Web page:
King Backs Off Ridiculously Broad 'Candy' Trademark, Will Still Be Obnoxious In Other Ways

from the King-Kong dept

King, makers of the very successful Candy Crush Saga mobile game, have been nothing if not creative in their attempt to bully other companies using absurdly broad trademark claims. Unsatisfied with simply enjoying their luck and fortune at creating an entirely derivative yet somehow hugely successful game, the company felt compelled to apply for a trademark for the word “candy.” That unsurprisingly resulted in an ocean of criticism in the press, and even a little playful retribution — including developers making a game in which players have to create a game with the word candy in it.

King is now filing to abandon their trademark on the word candy. That’s not because they were willing to admit any fault on their part, but because the company will instead focus on an older, more specific trademark for “candy crush” in an attempt to wreak havoc. The company only just acquired that 2004 trademark in the last few months, and has already used it to try shut down a game called CandySwipe that came out two years before Candy Crush Saga. CandySwipe is still available in the Google Play store, and it has been flooded with five star reviews by people tired of King’s shenanigans.

King released a statement to the press describing their decision as such:

“King has withdrawn its trademark application for Candy in the U.S., which we applied for in February 2013 before we acquired the early rights to Candy Crusher. Each market that King operates in is different with regard to IP. We feel that having the rights to Candy Crusher is the best option for protecting Candy Crush in the U.S. market. This does not affect our E.U. trademark for Candy and we continue to take all appropriate steps to protect our IP.”

In addition to using their candy crush trademark and continuing their defense of candy in Europe, King will also continue their campaign to stop Stoic, makers of the strategy-RPG The Banner Saga, from using the word saga. You know, because of potential confusion, not because King is being an obnoxious tyrant.

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Companies: king

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Comments on “King Backs Off Ridiculously Broad 'Candy' Trademark, Will Still Be Obnoxious In Other Ways”

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Ninja (profile) says:

Hmmm… I’ve seen figures of over $700k dollars per month. Considering it barely has any adds (other than for other games from King) then there are shitloads of people burning money at King’s fires for essentially what is a game based pretty much on luck. I had a whole level solve it by itslef without me touching the screen once and my gf spent 15 minutes looking at candies crushing themselves before establishing a score that put her on top of the list of friends that played with 5x the second place. If the game doesn’t want you to finish a level you won’t finish it no matter how much you spend in boosters (disclaimer: I’ve spent none). We play with our friends just for the lulz. But it seems there are people out there that take it seriously.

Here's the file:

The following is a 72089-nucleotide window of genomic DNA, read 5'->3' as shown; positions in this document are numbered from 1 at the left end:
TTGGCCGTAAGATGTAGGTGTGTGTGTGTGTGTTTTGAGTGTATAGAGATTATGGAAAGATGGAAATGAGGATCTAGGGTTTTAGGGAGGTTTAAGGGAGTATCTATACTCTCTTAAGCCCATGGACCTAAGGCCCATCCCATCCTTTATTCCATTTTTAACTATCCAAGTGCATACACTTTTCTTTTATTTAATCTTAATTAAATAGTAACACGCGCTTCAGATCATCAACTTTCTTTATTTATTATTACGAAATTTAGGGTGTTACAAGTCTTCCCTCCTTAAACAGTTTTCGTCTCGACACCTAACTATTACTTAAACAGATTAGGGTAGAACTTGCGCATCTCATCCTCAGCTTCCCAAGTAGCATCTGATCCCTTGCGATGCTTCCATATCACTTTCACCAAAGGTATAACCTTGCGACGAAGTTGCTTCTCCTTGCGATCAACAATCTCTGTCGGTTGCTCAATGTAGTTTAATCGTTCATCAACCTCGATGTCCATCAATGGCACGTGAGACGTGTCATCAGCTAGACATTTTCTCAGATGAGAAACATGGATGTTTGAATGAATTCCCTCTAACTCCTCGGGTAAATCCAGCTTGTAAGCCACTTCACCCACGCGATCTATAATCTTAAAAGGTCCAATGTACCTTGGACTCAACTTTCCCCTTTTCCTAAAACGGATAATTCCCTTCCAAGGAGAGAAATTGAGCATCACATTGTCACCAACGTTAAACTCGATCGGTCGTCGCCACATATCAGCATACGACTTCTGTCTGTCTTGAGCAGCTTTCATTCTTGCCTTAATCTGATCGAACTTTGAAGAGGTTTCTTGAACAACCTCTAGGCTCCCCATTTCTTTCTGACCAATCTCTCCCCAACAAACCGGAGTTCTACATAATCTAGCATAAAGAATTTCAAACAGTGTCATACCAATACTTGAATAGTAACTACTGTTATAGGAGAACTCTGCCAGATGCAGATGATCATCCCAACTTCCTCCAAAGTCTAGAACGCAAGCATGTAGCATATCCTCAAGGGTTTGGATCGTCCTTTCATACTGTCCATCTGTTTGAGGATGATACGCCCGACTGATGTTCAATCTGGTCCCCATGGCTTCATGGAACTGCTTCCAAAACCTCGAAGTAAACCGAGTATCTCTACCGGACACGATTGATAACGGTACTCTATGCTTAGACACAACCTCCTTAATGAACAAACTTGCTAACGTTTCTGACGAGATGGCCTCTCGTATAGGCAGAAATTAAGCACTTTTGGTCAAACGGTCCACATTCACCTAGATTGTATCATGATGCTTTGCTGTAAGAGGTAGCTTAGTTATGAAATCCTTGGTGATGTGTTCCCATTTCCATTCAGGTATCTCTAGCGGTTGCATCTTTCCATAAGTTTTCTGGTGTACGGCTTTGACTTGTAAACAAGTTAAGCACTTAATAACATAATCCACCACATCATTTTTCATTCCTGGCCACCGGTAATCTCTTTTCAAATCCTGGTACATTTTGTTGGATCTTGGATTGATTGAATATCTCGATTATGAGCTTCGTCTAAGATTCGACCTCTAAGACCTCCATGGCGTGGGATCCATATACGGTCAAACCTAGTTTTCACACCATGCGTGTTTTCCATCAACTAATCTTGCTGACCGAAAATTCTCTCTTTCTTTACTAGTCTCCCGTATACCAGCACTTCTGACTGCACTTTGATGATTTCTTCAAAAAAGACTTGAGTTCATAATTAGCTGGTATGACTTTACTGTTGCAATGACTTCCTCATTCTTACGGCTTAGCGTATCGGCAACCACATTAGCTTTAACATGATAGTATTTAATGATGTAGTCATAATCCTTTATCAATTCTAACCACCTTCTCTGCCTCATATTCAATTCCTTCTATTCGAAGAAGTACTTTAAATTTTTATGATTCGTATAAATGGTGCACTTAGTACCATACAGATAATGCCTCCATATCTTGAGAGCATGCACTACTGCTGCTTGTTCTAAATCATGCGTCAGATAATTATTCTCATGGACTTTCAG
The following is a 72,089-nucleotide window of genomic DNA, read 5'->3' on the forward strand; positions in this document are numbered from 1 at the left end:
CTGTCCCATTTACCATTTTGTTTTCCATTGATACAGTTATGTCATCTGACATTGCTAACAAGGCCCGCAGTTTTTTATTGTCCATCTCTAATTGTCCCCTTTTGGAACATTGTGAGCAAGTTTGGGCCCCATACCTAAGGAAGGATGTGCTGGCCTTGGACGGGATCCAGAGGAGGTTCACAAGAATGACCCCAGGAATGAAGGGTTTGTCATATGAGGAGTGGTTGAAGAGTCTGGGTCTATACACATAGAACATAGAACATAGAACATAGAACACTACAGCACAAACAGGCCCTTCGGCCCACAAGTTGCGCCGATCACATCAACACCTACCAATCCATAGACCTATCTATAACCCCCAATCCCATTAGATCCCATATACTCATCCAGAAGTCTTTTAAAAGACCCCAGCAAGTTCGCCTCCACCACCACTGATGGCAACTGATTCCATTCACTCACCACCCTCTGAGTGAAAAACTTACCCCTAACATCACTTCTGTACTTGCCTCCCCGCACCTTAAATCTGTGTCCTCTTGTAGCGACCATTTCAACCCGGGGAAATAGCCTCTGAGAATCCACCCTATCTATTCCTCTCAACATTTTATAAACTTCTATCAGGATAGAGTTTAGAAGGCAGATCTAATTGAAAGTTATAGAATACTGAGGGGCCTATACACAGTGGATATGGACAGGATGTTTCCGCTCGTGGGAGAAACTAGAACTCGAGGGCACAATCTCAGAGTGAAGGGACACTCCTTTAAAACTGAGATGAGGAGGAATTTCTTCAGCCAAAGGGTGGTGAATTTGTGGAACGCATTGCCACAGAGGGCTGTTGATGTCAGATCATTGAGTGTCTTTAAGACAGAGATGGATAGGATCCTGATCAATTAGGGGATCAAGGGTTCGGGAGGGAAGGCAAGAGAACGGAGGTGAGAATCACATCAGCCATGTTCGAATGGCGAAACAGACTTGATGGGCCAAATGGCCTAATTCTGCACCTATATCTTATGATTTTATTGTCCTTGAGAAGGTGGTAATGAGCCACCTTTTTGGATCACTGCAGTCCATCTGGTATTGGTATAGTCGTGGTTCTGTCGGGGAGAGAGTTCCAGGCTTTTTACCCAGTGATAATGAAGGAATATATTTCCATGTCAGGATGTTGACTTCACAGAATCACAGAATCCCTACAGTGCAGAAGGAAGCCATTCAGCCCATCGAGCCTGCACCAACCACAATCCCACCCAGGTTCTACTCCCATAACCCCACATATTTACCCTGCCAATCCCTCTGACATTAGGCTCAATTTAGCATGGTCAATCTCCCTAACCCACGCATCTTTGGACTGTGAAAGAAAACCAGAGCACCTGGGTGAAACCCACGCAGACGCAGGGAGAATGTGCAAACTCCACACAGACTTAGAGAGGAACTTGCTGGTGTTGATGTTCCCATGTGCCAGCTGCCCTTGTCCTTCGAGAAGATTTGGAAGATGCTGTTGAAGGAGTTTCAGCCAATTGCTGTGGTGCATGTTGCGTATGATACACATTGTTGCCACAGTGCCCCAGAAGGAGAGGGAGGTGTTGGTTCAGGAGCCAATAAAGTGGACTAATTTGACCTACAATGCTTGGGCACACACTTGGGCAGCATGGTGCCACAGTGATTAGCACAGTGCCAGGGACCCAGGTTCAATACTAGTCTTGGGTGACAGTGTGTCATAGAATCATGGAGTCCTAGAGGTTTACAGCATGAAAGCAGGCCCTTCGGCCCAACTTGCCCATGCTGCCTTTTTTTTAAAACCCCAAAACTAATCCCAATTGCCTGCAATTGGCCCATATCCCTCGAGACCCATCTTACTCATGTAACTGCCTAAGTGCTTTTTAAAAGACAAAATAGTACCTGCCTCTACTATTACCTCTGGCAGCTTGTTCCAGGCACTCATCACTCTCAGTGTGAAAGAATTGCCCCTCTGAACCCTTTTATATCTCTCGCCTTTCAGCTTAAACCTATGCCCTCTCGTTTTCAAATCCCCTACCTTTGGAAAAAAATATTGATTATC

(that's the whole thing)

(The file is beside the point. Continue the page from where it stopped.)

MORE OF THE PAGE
Fayt S. (profile) says:


The point isn’t the fact that it’s about a game but about legal copyright laws and one company deciding that they want to monopolize on two common everyday words and push against games and products that have the word but have not one planck of relation to CCS such as Banner Saga which I won’t say is the best game out there. They even called into a legal suit a rock group called The Bubblies cause the name could be confused with Bubble Witch Saga. Now permit me to try and avoid wanting to flame but there are two issues in that statement. Number one, last I hear unless I’m wrong, Bubble is not trademarked otherwise there are a laundry list of companies that use the word that owe the King company since the 1930’s, and two, It’s a GD musical group. How do you confuse a musical group with a game that is the very definition of insanity. That is where the answer lies. In definition by, insanity is mental illness of such a severe nature that a person cannot distinguish fantasy from reality, cannot conduct ones affairs due to psychosis, or is subject to uncontrollable impulsive behavior. Such is to say that in any psychologist’s chair, the heads at King games would indefinitely qualify as insane for the fact that they believe that they can push trade law and not expect any backlash from a digital community. They live in a fantasy world of “Candy” in which the King “Saga” is the only one and soon the world of reality will “Crush” them as just like with any object, when one gets frustrated and/or bored, they will erase their Crush and Bubble sagas for something new from some other company.

Anonymous Coward says:

The reason King backed off the Candy trademark lawsuit situation was because they realized if they lost, they lost ALL their claims against everyone they wanted taken down.
(Including a few developers they’d previously tried to buy-out but got turned down).

By going after each specific developer individually on “different grounds”, if one case gets knocked out, the others can proceed regardless.

The end-plan is to “make developers an offer they can’t refuse” where King gets them to either get absorbed by their company OR sell their current portfolio to King.

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